The Oxford Handbook of Classical Chinese Literature

(1000BCE-900CE)

Wiebke Denecke (Redaktør) ; Wai-Yee Li (Redaktør) ; Xiaofei Tian (Redaktør)

This volume introduces readers to classical Chinese literature from its beginnings (ca. 10th century BCE) to the tenth century CE. It asks basic questions such as: How did reading and writing practices change over these two millennia? How did concepts of literature evolve? What were the factors that shaped literary production and textual transmission? How do traditional bibliographic categories, modern conceptions of genre, and literary theories shape our
understanding of classical Chinese literature? What are the recurrent and evolving concerns of writings within the period under purview? What are the dimensions of human experience they address? Why is classical Chinese literature important for our understanding of pre-modern East Asia? How does the
transmission of this literature in Japan, Korea, and Vietnam define cultural boundaries? And what, in turn, can we learn from the Chinese-style literatures of Japan, Korea, and Vietnam, about Chinese literature? In addressing these questions, The Oxford Handbook of Classical Chinese Literature departs from standard literary histories and sourcebooks. Les mer
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Vår pris: 512,-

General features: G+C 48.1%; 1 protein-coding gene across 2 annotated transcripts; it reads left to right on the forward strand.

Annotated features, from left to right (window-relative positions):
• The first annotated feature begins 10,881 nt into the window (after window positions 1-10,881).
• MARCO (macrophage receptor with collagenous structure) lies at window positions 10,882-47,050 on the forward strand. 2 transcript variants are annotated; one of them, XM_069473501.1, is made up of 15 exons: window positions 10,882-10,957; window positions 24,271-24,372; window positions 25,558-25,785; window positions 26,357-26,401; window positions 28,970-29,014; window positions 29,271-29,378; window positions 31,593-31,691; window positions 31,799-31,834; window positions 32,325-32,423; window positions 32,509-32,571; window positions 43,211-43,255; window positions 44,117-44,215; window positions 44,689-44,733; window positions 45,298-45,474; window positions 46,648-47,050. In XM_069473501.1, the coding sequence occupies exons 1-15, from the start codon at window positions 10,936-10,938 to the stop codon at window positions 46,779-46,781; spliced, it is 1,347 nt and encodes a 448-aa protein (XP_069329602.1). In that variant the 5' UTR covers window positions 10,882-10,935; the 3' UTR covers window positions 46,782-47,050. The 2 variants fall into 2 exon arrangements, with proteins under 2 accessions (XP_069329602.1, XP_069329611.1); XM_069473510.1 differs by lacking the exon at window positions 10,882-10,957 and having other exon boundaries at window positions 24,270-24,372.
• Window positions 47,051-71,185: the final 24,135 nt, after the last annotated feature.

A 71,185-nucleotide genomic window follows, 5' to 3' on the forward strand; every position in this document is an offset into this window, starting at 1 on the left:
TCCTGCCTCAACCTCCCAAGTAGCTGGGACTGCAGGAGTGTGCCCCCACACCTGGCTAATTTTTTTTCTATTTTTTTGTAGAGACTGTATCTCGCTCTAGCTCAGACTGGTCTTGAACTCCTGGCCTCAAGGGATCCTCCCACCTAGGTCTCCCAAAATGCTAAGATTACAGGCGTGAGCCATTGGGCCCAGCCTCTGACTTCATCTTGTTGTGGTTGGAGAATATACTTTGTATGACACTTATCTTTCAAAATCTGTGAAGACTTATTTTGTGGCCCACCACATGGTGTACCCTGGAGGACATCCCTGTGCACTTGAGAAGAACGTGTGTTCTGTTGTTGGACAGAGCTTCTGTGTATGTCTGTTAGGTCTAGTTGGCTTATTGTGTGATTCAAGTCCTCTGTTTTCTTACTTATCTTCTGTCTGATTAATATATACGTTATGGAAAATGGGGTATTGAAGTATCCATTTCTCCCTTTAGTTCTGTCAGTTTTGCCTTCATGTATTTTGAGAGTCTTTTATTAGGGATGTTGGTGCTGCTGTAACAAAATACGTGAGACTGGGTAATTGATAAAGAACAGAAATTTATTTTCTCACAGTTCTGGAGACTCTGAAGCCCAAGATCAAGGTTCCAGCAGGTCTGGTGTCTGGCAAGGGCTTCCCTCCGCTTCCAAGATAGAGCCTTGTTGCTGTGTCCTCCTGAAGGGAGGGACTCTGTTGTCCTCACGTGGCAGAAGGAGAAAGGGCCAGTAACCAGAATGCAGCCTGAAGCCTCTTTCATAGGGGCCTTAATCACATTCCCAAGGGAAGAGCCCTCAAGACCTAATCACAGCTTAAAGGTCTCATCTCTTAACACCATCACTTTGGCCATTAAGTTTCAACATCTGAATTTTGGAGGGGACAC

(Paperback) Fri frakt!
Leveringstid: Usikker levering*
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Om boka

This volume introduces readers to classical Chinese literature from its beginnings (ca. 10th century BCE) to the tenth century CE. It asks basic questions such as: How did reading and writing practices change over these two millennia? How did concepts of literature evolve? What were the factors that shaped literary production and textual transmission? How do traditional bibliographic categories, modern conceptions of genre, and literary theories shape our
understanding of classical Chinese literature? What are the recurrent and evolving concerns of writings within the period under purview? What are the dimensions of human experience they address? Why is classical Chinese literature important for our understanding of pre-modern East Asia? How does the
transmission of this literature in Japan, Korea, and Vietnam define cultural boundaries? And what, in turn, can we learn from the Chinese-style literatures of Japan, Korea, and Vietnam, about Chinese literature? In addressing these questions, The Oxford Handbook of Classical Chinese Literature departs from standard literary histories and sourcebooks. It does not simply categorize literary works according to periods, authors, or texts. Its goal is to offer a new conceptual
framework for thinking about classical Chinese literature by defining a four-part structure. The first section discusses the basics of literacy and includes topics such as writing systems, manuscript culture, education, and loss and preservation in textual transmission. It is followed by a second section devoted to
conceptions of genre, textual organization, and literary signification throughout Chinese history. A third section surveys literary tropes and themes. The final section takes us beyond China to the surrounding cultures that adopted Chinese culture and produced Chinese style writing adapted to their own historical circumstances. The volume is sustained by a dual foci: the recuperation of historical perspectives for the period it surveys and the attempt to draw connections between past and